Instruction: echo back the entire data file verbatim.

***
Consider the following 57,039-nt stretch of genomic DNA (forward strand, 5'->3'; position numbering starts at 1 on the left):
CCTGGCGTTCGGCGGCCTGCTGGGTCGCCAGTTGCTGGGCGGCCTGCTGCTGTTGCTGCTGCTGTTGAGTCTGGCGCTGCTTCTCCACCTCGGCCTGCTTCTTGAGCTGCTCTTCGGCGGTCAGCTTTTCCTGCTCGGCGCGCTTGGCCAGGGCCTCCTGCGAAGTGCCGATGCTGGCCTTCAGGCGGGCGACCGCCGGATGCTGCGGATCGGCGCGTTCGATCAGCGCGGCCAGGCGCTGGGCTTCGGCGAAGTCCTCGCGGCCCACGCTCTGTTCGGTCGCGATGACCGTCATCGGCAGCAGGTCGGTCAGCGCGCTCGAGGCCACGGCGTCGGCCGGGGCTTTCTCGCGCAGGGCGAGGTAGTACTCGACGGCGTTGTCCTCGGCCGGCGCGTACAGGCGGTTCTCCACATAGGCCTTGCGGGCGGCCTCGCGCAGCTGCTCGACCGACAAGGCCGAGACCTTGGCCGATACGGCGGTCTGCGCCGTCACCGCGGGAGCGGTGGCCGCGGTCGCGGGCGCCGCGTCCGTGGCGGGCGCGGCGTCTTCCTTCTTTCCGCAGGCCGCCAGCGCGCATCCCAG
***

Consider the following 57,039-nt stretch of genomic DNA (forward strand, 5'->3'; position numbering starts at 1 on the left):
CCTGGCGTTCGGCGGCCTGCTGGGTCGCCAGTTGCTGGGCGGCCTGCTGCTGTTGCTGCTGCTGTTGAGTCTGGCGCTGCTTCTCCACCTCGGCCTGCTTCTTGAGCTGCTCTTCGGCGGTCAGCTTTTCCTGCTCGGCGCGCTTGGCCAGGGCCTCCTGCGAAGTGCCGATGCTGGCCTTCAGGCGGGCGACCGCCGGATGCTGCGGATCGGCGCGTTCGATCAGCGCGGCCAGGCGCTGGGCTTCGGCGAAGTCCTCGCGGCCCACGCTCTGTTCGGTCGCGATGACCGTCATCGGCAGCAGGTCGGTCAGCGCGCTCGAGGCCACGGCGTCGGCCGGGGCTTTCTCGCGCAGGGCGAGGTAGTACTCGACGGCGTTGTCCTCGGCCGGCGCGTACAGGCGGTTCTCCACATAGGCCTTGCGGGCGGCCTCGCGCAGCTGCTCGACCGACAAGGCCGAGACCTTGGCCGATACGGCGGTCTGCGCCGTCACCGCGGGAGCGGTGGCCGCGGTCGCGGGCGCCGCGTCCGTGGCGGGCGCGGCGTCTTCCTTCTTTCCGCAGGCCGCCAGCGCGCATCCCAG